The restaurant was full of people talking and laughing, and the atmosphere was bright and cheerful. As they waited for the the hostess to gather their menus, she began anticipating the rich, satisfying food she'd soon be eating. "I'm going to get an appetizer AND desert," she thought. "And wine. Lots of wine."

They started through the bar toward the back section of the restaurant. She walked in front of her husband, the chunky wooden heels of her boots softly thunking on the wood floors of the restaurant. The bar and restaurant were separated by a stone wall with a wood framed opening as a walk-through. From the bar into the restaurant, the wood floors sloped slightly downward. And apparently, some one had polished the $*!# out 'em. Because, as she walked through the opening and took a sharp left toward their table, her polished wooden heels slid across the polished wood floors like a greased whale on a Slip 'N' Slide.

It happened fast and hard. Her legs flew out and up to the right, and the entire surface area of her massive left thigh slammed into the ground with an ugly, reverberating THUD. Tables rattled, ice clinked in glasses, and pictures trembled on the wall as if a freight train bearing straight for hell had flown by just feet from thin walls of the quaint, unsuspecting cafe. Quicker than she could ever have imagined possible, propelled by the powerful and inspiring force of shame and humiliation, she sprang back to her feet in an awkward, tactless, and unladylike convulsion of splayed legs, grunting, and sheer panic.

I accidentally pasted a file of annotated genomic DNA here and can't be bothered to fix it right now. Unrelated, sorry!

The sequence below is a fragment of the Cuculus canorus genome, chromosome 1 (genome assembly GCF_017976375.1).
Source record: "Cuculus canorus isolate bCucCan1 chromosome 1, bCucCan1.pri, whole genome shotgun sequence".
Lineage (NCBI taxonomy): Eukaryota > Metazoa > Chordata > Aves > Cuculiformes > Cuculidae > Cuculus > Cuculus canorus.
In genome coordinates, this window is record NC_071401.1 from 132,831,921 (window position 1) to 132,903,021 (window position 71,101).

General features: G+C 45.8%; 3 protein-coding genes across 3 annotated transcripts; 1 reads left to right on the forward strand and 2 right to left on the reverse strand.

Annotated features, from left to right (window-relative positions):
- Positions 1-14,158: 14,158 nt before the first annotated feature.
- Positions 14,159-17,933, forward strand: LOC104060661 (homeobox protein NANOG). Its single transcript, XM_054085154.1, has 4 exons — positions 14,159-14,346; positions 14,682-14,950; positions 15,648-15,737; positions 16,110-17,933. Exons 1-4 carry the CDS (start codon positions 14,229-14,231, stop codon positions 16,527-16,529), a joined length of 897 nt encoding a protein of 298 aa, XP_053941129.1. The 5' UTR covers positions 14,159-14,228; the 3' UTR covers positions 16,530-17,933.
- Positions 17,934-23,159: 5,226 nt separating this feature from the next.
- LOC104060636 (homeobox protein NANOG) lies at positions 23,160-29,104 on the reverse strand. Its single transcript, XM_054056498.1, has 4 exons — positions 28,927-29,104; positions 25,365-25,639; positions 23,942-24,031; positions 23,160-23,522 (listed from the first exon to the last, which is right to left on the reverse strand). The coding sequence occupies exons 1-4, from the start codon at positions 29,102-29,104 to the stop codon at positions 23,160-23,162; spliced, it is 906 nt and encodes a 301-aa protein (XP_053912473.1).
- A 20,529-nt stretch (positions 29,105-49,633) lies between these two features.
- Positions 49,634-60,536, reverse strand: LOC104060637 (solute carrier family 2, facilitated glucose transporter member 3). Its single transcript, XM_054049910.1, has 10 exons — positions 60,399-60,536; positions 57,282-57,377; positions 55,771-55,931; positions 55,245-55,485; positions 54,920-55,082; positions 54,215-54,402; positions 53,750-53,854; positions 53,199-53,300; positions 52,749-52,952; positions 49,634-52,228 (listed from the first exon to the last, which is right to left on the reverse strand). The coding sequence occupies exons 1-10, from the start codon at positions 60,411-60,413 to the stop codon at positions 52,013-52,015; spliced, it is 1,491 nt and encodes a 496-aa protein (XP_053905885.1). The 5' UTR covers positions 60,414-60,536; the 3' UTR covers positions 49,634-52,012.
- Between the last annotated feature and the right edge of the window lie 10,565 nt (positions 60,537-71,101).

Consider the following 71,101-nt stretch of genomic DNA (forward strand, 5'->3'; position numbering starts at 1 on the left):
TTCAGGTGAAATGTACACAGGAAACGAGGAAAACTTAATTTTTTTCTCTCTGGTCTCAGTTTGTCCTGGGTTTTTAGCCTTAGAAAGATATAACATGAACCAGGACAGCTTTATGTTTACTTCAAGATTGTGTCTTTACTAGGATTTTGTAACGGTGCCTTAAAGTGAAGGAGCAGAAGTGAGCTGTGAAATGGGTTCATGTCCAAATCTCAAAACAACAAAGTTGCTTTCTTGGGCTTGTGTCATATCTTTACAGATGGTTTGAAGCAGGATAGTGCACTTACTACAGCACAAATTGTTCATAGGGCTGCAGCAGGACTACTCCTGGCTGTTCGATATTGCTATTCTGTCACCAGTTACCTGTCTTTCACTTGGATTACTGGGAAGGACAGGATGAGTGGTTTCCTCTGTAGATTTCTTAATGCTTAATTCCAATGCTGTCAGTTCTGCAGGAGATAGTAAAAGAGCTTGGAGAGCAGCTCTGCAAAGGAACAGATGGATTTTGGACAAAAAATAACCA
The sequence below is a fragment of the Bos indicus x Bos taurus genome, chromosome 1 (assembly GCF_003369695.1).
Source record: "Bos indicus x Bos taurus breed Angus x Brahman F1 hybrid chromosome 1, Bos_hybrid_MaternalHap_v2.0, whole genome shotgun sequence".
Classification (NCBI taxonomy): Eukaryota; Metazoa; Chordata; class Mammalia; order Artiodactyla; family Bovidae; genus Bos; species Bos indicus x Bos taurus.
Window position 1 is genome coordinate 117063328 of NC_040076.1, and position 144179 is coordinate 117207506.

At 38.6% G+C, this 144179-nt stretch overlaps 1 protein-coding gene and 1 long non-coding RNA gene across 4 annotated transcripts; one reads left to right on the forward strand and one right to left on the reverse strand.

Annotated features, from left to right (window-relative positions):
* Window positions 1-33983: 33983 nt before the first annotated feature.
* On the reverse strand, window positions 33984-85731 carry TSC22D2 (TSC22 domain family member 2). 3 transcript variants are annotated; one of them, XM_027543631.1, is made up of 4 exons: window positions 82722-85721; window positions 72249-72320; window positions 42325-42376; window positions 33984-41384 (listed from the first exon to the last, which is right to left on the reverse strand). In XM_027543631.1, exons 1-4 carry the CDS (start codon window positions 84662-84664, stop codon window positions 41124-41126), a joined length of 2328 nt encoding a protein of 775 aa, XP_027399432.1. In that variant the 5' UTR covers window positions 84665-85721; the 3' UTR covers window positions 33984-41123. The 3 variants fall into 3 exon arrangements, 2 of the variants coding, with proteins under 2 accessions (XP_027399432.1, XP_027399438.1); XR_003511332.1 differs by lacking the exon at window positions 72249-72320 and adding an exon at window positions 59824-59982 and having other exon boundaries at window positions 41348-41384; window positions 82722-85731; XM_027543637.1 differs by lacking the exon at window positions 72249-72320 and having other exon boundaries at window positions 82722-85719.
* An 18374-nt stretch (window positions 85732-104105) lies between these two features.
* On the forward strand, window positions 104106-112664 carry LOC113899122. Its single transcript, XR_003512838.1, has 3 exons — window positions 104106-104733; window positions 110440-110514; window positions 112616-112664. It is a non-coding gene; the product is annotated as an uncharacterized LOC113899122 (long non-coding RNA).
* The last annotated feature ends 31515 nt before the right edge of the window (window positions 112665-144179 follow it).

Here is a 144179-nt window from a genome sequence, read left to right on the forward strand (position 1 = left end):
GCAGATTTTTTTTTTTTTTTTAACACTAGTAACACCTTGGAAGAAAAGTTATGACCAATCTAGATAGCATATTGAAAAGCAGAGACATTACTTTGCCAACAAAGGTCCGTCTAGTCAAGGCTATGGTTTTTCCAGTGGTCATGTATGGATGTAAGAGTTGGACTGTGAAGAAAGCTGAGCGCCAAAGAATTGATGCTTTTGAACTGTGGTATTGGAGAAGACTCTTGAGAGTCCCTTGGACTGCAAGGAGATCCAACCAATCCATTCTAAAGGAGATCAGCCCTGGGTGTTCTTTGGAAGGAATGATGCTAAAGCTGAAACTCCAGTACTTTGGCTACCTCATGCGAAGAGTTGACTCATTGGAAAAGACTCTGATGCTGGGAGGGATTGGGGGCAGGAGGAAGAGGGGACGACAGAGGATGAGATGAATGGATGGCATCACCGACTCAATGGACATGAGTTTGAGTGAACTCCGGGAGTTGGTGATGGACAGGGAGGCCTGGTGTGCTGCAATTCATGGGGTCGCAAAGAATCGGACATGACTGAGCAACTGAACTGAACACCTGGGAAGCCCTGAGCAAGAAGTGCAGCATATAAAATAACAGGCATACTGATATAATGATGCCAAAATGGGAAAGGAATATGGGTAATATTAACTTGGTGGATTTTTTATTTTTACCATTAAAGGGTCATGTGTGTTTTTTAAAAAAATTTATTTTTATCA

"Don't say anything, please. Let this moment pass," she whispered in denial as she jerked away from her husband and the hostess and attempted to elegantly resume her original course to their table.

"Oh my GAWWWD, are you oKAY?????????" the waifer-esque hostess screeched, pressing her bony hand against her chest.

"Umm, yes. I'm fine. Just a little embarrassed," she answered, the pain shooting through her quivering thigh. A colossal, knotty, eggplant of a bruise was already rising.

"Oh don't WORRY. No one saw you FALL like that," the hostess blurted loudly as the party wound its way through the tables packed with gawking patrons.

"Thanks," she replied curtly. She grabbed her menu and plopped in her seat, wincing.